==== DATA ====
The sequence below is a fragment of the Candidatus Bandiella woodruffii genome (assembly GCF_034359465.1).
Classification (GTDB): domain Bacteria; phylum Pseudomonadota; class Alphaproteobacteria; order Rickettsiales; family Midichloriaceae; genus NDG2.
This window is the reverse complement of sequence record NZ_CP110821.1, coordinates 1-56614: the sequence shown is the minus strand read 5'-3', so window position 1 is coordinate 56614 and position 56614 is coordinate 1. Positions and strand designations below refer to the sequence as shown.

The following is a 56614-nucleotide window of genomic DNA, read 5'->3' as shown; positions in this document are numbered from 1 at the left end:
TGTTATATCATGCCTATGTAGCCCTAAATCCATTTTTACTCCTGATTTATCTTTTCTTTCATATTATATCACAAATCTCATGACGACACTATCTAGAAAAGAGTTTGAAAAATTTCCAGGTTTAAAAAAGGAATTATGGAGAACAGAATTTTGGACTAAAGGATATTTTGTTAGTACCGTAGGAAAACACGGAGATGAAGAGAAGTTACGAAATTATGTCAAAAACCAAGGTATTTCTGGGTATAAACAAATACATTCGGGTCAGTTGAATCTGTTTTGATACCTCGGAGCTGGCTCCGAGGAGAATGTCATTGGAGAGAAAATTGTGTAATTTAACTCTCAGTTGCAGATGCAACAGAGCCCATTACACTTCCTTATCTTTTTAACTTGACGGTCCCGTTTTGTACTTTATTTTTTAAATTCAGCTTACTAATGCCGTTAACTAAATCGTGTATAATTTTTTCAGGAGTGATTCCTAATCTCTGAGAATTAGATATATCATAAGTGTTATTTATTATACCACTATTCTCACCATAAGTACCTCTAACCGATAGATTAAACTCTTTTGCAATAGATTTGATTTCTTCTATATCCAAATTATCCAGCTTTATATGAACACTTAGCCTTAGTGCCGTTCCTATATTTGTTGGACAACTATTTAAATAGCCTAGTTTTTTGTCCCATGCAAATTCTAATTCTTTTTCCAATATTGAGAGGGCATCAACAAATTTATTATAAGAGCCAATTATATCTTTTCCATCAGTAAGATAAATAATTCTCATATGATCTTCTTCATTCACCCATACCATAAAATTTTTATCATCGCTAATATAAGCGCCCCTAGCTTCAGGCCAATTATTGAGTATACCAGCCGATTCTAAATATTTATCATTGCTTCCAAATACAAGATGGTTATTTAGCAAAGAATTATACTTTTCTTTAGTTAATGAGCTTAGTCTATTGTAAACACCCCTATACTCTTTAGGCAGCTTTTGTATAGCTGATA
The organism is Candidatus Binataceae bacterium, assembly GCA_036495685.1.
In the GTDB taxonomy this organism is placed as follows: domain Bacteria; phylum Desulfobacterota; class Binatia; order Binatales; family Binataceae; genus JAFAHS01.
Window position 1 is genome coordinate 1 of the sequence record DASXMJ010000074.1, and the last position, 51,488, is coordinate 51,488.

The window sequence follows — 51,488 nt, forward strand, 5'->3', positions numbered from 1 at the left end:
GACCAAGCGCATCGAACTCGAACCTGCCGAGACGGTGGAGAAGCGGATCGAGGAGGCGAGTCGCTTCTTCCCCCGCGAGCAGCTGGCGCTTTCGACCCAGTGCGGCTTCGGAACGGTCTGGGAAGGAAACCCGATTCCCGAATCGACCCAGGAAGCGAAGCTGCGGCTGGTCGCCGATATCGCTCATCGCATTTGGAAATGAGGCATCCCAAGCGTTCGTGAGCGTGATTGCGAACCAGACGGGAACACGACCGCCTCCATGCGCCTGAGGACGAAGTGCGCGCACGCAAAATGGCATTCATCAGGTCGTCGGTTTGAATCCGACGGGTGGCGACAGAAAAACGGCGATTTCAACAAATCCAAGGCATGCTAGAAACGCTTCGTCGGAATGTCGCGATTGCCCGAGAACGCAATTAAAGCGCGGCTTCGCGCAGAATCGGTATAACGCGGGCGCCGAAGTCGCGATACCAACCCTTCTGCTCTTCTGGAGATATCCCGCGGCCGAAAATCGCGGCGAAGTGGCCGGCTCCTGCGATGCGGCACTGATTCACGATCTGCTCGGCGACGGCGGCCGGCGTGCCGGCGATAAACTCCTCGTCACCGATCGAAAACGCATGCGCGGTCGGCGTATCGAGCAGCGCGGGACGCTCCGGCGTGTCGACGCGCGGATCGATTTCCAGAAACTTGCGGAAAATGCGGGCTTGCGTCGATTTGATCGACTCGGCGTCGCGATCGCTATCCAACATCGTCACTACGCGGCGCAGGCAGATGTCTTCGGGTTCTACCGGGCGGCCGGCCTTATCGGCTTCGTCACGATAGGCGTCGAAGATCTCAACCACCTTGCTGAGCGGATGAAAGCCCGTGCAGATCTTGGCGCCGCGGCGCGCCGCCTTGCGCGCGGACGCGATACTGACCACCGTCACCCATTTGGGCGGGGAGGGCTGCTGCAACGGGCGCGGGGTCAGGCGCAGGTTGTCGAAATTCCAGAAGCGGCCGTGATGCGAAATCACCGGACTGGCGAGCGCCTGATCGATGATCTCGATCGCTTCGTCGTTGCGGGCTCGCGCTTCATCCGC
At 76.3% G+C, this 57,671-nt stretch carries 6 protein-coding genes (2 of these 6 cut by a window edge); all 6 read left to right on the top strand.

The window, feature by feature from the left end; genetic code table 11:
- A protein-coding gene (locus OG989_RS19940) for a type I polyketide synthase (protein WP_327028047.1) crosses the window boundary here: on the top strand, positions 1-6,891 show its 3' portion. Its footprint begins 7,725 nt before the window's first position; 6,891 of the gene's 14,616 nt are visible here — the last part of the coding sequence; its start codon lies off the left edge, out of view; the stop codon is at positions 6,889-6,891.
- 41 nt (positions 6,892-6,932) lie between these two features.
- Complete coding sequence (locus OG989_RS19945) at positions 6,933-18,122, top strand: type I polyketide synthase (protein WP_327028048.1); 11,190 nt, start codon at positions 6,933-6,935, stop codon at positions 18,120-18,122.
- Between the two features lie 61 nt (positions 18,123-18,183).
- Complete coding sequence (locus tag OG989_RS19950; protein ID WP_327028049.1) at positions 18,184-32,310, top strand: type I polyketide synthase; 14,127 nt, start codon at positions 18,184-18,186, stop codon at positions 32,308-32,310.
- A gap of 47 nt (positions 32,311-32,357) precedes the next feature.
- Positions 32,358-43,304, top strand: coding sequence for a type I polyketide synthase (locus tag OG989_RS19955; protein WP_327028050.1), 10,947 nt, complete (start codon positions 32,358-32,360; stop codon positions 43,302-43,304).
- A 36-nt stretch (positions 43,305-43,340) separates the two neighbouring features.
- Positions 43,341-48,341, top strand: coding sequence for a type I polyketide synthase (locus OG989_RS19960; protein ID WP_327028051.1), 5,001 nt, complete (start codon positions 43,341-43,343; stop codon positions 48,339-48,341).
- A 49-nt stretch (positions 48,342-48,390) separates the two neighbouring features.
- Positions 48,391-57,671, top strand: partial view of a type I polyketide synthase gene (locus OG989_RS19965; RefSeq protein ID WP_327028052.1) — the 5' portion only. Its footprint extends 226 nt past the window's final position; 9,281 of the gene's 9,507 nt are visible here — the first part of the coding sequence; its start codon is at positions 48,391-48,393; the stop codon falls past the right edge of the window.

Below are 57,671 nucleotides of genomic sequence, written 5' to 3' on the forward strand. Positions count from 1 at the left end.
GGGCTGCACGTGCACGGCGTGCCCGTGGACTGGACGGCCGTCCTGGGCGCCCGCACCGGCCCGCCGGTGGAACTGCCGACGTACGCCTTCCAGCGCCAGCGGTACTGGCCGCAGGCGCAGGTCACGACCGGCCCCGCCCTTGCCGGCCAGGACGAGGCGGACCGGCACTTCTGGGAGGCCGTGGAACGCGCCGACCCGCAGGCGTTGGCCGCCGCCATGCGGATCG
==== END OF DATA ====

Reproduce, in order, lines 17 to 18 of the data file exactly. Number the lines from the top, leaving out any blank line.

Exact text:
- Complete coding sequence (locus tag OG989_RS19950; protein ID WP_327028049.1) at positions 18,184-32,310, top strand: type I polyketide synthase; 14,127 nt, start codon at positions 18,184-18,186, stop codon at positions 32,308-32,310.
- A gap of 47 nt (positions 32,311-32,357) precedes the next feature.